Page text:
The ultimate goal is to examine the safety of iron supplementation in healthy and ill children. If iron promotes infections, this result will lead to decreasing the routine use of iron supplements as well as have a major beneficial impact on the frequency and severity of infection and sepsis in hospitalized infants and children. Support from TTCF will allow us to obtain critical preclinical data to lay the framework for human studies.
To read more about Dr. Bulut's research progress, please see page 5 of our November 2011 newsletter.
Christopher C. Giza, M.D. Associate Professor in Residence Department of Neurology and Division of Pediatric Neurology
Traumatic brain injury (TBI) is the #1 cause of death and disability in children and adolescents; however, there is currently no brain-specific therapy for TBI, and its victims struggle with chronic disabilities. The predominant therapeutic strategy for years has been to block neurotransmission in the injured brain, with the goal of providing 'neuroprotection;' unfortunately, this avenue has not led to any effective new treatments. Our work in the basic science laboratory and in young patients indicates that the immature brain actually shows impaired neural activation after TBI, which suggests that promoting (not blocking) neurotransmission is necessary to facilitate recovery.
To read more about Dr. Giza's research progress, read the [Mid-Year Update]
Robert S. Venick, M.D. Assistant Clinical Professor Division of Pediatric Gastroenterology, Hepatology and Nutrition
Children whose intestines do not work must be fed intravenously through parenteral nutrition. While this treatment is often life-sustaining and provides sufficient calories to maintain growth and promote adequate neurodevelopment, it can be associated with life-threatening parenteral nutrition associated liver disease (PNALD). In fact, 100% of infants who develop significant PNALD and remain dependent on parenteral nutrition for more than a year will die unless they receive a timely liver and intestinal l transplant. Such transplants are not a panacea, as donor organs remain in short supply, and challenges with post-transplant infection and rejection mean that the five-year post-transplant survival rates are as low as 50%. Post-transplant care poses a large economic burden to society and the healthcare system as a whole; the cost of a transplant is estimated at $200,000, and post-transplant medications at $15,000/year per child.
To read more about Dr. Venick's research progress,read the [Mid-Year Update]
Gary M. Satou, M.D., FASE Director, Pediatric Echocardiography UCLA Mattel Children's Hospital Associate Clinical Professor, Pediatric Cardiology
Newborn infants with congenital heart defects often require urgent evaluation and lifesaving interventions. This particular problem is in isolated, rural, and frontier areas, where medical resources are limited and infants must quickly be transported to large specialized medical centers for care. Telemedicine with echocardiography (heart ultrasound) for real-time evaluation represents an innovative technology, permitting specialty care to be rendered at a distance to stabilize and treat these critically ill infants until a neonatal aero-medical evacuation team can be sent. In addition, unnecessary transports may be avoided, when the ultrasound shows there is no heart problem or when treatment can be directed and managed remotely by pediatric heart specialists.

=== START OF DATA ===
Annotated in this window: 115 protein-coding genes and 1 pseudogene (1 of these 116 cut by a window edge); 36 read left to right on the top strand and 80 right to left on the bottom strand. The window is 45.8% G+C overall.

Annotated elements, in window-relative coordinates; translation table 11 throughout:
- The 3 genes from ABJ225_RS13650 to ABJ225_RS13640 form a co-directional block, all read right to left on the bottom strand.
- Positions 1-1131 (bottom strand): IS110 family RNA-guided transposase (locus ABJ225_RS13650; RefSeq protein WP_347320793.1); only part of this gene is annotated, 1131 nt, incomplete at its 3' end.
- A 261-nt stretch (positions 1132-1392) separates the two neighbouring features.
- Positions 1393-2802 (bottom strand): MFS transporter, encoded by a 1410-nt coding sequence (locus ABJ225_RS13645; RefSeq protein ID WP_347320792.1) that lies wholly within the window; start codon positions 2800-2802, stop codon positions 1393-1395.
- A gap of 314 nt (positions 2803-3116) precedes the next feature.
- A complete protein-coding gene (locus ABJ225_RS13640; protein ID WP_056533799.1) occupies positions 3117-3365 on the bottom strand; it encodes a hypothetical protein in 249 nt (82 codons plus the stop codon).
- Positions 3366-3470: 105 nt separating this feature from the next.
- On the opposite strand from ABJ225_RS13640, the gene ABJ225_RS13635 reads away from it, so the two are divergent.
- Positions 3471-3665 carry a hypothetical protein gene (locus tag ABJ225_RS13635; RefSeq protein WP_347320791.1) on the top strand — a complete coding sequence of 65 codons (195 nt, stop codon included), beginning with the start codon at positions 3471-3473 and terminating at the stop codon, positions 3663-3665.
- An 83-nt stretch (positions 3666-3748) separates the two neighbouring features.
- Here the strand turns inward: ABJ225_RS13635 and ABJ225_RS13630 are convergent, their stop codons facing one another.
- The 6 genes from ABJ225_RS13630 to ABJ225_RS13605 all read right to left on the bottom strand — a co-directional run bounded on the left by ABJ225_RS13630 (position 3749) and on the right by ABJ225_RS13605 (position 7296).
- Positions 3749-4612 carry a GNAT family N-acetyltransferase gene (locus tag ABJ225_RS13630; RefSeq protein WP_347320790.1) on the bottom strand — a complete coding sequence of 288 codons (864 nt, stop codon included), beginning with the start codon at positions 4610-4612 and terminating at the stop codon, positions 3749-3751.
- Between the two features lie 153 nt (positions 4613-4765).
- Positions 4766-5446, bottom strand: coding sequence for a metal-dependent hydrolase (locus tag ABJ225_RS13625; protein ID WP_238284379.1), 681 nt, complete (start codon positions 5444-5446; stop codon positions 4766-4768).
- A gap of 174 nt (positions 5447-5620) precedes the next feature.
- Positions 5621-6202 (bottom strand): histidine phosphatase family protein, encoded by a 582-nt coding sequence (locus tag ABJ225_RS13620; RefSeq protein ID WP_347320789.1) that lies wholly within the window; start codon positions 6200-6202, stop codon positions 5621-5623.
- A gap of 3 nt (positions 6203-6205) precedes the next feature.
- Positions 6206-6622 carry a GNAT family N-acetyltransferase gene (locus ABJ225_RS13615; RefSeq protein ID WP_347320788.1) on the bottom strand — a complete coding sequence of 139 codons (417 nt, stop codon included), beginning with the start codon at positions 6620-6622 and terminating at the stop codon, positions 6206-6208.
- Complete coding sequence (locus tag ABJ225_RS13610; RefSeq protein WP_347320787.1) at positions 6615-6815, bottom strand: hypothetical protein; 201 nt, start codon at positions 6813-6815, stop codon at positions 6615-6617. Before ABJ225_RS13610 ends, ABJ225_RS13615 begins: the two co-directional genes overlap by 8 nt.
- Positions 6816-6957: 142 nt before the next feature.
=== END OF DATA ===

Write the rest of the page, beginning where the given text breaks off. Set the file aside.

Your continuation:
To read more about Dr. Satou's research progress, read the [Mid-Year Update]
Noah Federman, M.D. Assistant Professor of Pediatrics Division of Pediatric Hematology/Oncology
Childhood cancer patients often suffer severe side effects with chemotherapy treatment. Strategies that would improve the delivery of anti-cancer agents specifically to tumor cells would not only increase the effectiveness of a chemotherapy, but also would reduce its systemic toxicity. A molecular vehicle is needed that could target tumor cells - nanoparticles provide such a potential vehicle. Dr. Federman will develop and test targeted nanoparticles to treat pediatric sarcomas (aggressive and often lethal bone and soft tissue cancers), in which the survival rate for patients is less than 20% despite incredibly aggressive chemotherapy, surgery, and radiation treatments. This completely novel and high-risk project would be a breakthrough in our current treatment of pediatric cancers, leading to the development of powerful new therapeutic strategies in aggressive childhood malignancies. If successful, we hope to rapidly translate this technology from the laboratory bench to the patient's bedside.
More about Dr. Noah Federman
2008 Jacqueline Casillas, M.D, M.S.H.S. Assistant Professor of Pediatrics Division of Pediatric Hematology/Oncology
Dr. Casillas, Associate Program Director of the UCLA-LIVESTRONG Survivorship Center of Excellence, focuses her research on the various aspects of childhood cancer survivorship. Her study follows how the barriers to long term follow-up care, the pathophysiology of late effects and its increase in mortality, and the psychosocial growth of young adult survivors converge to impact quality of life for survivors.
2007 Theodore B. Moore, M.D. Associate Clinical Professor Division of Pediatric Hematology/Oncology
Dr. Moore, Clinical Director of Pediatric Hematology-Oncology, has developed a new dendritic cell vaccine protocol for children with the usually fatal anaplastic astrocytoma and glioblastoma multiform brain tumors. This new therapy takes stem cells from a patient's blood and develops them into dendritic cells that are professional antigen processing cells. The dendritic cells are incubated with lysates of tumor from the patient, so that they can process the tumor antigens and, when inoculated into the patient, can teach the patient's immune system to attack the cancer.
2006 Daniel S. Levi, M.D. Assistant Professor Division of Pediatric Cardiology
Dr. Levi's research focuses on the design of new devices to help children with heart disease avoid surgery. He is collaborating with UCLA Mechanical and Aerospace Engineering the space-age material thin film Nitinol to create tiny replacement heart valves. These new valves will one day be inserted with a catheter through small incisions in the groin, and will therefore not require the opening of the chest, or the cutting of a little one's heart.